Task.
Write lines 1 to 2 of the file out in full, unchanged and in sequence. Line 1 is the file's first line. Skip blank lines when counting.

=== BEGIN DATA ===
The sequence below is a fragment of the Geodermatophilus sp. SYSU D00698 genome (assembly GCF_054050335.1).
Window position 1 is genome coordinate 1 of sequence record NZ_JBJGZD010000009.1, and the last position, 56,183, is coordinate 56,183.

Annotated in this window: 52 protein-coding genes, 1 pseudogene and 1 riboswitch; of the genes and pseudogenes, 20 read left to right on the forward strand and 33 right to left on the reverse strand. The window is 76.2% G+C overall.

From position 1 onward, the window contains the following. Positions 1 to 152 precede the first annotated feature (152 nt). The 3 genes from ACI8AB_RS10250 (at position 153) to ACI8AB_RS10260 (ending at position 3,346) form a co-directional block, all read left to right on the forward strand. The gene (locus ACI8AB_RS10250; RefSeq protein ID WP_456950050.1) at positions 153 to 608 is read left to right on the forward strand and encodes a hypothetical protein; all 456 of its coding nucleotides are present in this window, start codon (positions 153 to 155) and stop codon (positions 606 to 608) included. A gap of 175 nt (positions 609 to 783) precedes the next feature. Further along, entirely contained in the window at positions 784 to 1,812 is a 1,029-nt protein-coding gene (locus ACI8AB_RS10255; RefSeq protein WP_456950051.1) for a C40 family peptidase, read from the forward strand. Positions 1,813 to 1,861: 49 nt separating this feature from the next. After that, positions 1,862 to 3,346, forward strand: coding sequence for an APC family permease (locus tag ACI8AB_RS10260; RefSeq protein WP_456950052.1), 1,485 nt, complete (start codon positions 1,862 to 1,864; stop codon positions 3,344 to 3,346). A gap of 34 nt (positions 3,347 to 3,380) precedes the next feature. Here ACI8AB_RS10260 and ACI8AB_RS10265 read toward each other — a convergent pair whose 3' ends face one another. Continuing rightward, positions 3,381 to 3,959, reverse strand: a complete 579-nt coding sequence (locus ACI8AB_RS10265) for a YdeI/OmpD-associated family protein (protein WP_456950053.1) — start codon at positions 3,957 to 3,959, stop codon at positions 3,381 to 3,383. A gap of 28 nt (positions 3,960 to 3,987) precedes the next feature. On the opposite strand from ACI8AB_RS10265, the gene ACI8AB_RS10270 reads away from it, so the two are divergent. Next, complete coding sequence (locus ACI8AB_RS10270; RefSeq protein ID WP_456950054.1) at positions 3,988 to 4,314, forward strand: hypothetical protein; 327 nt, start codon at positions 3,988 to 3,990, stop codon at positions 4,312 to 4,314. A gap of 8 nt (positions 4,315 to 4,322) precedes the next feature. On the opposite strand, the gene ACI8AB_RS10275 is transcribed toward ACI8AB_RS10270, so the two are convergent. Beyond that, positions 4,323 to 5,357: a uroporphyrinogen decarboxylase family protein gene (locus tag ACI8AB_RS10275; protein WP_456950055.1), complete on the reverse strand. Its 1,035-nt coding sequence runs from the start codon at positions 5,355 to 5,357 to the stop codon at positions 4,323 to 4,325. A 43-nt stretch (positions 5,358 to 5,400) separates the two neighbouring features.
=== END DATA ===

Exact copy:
The sequence below is a fragment of the Geodermatophilus sp. SYSU D00698 genome (assembly GCF_054050335.1).
Window position 1 is genome coordinate 1 of sequence record NZ_JBJGZD010000009.1, and the last position, 56,183, is coordinate 56,183.